December issue 2010

By | People | Profile | Published 11 years ago

“I was in St Patrick’s primary school in Karachi and I failed and failed… I just loved the movies, and I loved to paint. I would go to the studios in Bombay and get autographs from Madhubala and Dilip Kumar… I really wanted to be a movie director,” says Habib Fida Ali. But a career in the celluloid world wasn’t in the stars for him. Fame, however, was.

Today Fida Ali is recognised worldwide for his contributions to the field of modern minimalist architecture — Pakistan’s very own Mies van der Rohe. Not surprisingly then, internationally renowned architect, Hasan-Uddin Khan recently published a book featuring Fida Ali’s greatest works — “a labour of love,” according to Shahab Ghani (president of the Institute of Architects of Pakistan). The book launch was fittingly held at the Karachi Club Annexe in Lalazar, which is also a Fida Ali creation. (See the slide show of a sample of his work below).

His greatest works, among others, include the restoration of the Mohatta Palace in Karachi, the campus of LUMS (Lahore University of Management Sciences), Sui Northern and Southern Gas buildings, National Bank of Pakistan, The Forum and residences of eminent businessmen, intellectuals and entrepreneurs. And driving up to Habib Fida Ali’s house, one crosses one of his earliest projects — the groundbreaking Burmah-Shell building. “When working on the Shell House, I was often asked, ‘Habib sahib, when will you paint it, when will you plaster it?’ And I would say, ‘It will remain like this, the very first concrete building in Pakistan.’ I set a trend there.” Having completed the building in 1976, KDA awarded Fida Ali a gold medal for it, calling the Shell House the best building constructed after Partition.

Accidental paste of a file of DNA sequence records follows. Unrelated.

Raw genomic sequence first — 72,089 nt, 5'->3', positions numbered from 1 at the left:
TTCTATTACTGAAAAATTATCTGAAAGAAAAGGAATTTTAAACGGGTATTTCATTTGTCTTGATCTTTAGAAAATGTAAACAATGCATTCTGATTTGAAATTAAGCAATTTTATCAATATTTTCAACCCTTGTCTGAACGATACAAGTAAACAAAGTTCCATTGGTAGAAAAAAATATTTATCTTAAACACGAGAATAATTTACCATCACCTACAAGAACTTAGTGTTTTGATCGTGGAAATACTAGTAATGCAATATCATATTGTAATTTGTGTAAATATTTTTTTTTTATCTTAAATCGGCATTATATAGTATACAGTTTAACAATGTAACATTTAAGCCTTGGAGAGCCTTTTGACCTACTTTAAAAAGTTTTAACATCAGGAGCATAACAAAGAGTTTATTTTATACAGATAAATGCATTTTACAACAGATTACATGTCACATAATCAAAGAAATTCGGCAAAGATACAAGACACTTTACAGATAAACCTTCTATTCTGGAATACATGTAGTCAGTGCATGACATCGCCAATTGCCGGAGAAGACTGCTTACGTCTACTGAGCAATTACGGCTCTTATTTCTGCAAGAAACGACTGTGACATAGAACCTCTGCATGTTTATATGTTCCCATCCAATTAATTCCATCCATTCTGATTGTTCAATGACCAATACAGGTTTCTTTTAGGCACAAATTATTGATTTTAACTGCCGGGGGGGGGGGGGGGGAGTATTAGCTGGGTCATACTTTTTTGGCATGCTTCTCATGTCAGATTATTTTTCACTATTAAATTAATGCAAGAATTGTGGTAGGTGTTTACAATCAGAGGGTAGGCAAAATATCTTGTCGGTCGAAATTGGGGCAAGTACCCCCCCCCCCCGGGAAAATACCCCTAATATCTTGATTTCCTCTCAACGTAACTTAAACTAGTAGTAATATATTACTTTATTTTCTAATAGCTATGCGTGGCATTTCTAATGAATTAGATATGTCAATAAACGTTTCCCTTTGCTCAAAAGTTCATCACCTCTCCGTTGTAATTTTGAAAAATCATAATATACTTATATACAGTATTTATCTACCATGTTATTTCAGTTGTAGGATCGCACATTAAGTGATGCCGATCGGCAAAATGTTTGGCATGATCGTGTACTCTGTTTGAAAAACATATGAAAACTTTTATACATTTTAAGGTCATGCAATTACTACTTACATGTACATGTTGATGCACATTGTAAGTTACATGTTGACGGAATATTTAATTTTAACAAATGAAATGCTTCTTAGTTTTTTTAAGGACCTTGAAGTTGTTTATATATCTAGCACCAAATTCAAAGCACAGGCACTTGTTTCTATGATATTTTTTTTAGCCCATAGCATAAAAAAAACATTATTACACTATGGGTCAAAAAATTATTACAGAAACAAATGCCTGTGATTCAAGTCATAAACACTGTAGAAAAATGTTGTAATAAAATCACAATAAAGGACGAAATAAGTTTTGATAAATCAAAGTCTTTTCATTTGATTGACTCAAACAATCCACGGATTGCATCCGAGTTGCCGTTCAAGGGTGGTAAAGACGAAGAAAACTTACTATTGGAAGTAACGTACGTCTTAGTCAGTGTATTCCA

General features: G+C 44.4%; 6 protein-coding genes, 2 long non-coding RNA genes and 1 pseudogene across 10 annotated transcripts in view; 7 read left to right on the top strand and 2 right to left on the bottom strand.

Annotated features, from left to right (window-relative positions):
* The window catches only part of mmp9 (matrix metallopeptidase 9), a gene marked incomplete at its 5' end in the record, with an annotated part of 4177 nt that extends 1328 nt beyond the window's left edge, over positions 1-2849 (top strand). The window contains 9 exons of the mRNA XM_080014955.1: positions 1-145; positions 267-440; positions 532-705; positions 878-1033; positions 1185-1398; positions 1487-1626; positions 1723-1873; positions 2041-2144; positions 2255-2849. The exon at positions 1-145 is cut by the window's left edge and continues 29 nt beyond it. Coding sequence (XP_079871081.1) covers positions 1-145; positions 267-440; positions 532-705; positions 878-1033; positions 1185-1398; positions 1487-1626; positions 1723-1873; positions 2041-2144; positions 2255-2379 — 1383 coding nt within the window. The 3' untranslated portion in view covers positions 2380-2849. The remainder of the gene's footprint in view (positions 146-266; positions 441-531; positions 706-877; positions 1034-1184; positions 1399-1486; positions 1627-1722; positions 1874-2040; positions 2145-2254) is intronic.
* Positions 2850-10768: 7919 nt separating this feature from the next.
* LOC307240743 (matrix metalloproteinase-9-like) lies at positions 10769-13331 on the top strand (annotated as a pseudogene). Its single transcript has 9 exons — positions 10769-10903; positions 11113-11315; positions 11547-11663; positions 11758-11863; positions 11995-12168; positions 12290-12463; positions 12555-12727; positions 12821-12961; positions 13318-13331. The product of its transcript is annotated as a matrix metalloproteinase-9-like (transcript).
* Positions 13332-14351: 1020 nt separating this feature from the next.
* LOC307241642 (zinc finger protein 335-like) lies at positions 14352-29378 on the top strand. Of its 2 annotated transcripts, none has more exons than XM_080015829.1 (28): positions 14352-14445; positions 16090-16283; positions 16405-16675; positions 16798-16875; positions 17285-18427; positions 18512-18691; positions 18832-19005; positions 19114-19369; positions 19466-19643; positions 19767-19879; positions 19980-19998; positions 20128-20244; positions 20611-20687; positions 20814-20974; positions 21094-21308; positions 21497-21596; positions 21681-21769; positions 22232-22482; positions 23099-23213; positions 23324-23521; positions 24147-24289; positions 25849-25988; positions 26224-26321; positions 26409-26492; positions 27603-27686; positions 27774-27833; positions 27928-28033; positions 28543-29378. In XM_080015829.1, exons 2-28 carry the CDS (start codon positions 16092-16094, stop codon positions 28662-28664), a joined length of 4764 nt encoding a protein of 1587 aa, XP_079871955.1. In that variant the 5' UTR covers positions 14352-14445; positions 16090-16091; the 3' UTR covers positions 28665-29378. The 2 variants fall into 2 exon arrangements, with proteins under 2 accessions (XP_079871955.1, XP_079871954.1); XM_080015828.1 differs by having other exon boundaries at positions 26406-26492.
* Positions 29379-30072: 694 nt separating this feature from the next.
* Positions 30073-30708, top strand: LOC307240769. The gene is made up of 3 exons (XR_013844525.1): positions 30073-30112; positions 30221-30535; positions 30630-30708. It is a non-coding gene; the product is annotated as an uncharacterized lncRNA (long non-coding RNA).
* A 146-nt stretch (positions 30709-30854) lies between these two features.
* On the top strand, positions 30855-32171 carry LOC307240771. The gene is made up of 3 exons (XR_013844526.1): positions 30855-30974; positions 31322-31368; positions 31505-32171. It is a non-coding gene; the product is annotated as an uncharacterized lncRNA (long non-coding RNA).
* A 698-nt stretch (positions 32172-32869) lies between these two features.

As I arrive at his house, a white gate flings open to reveal a 100-year-old colonial edifice — older than the Mohatta Palace. The gargantuan banyan tree at the entrance is probably as old as the house itself. I had heard of this house: its terracotta-lined roof, the arched doors, the teak floors, the ceiling-high book shelves crammed with classics and travel books, including Louis Theroux and William Dalrymple and, of course, its quintessentially stark contemporary furniture. Fida Ali’s friend, lawyer and educationalist, Irshad Abdul Qadir had called it “a three-dimensional backdrop for Habib Fida Ali’s art collection.” Fida Ali recounts that when he got the house it was in ruins. “It was crumbling. The trustees of the house say I saved it.” The white stone structure stood grand at the centre of the property, flanked by outhouses on either side — now occupied by Fida Ali’s office staff. But before I took my tour of the house, I had an interview to conduct.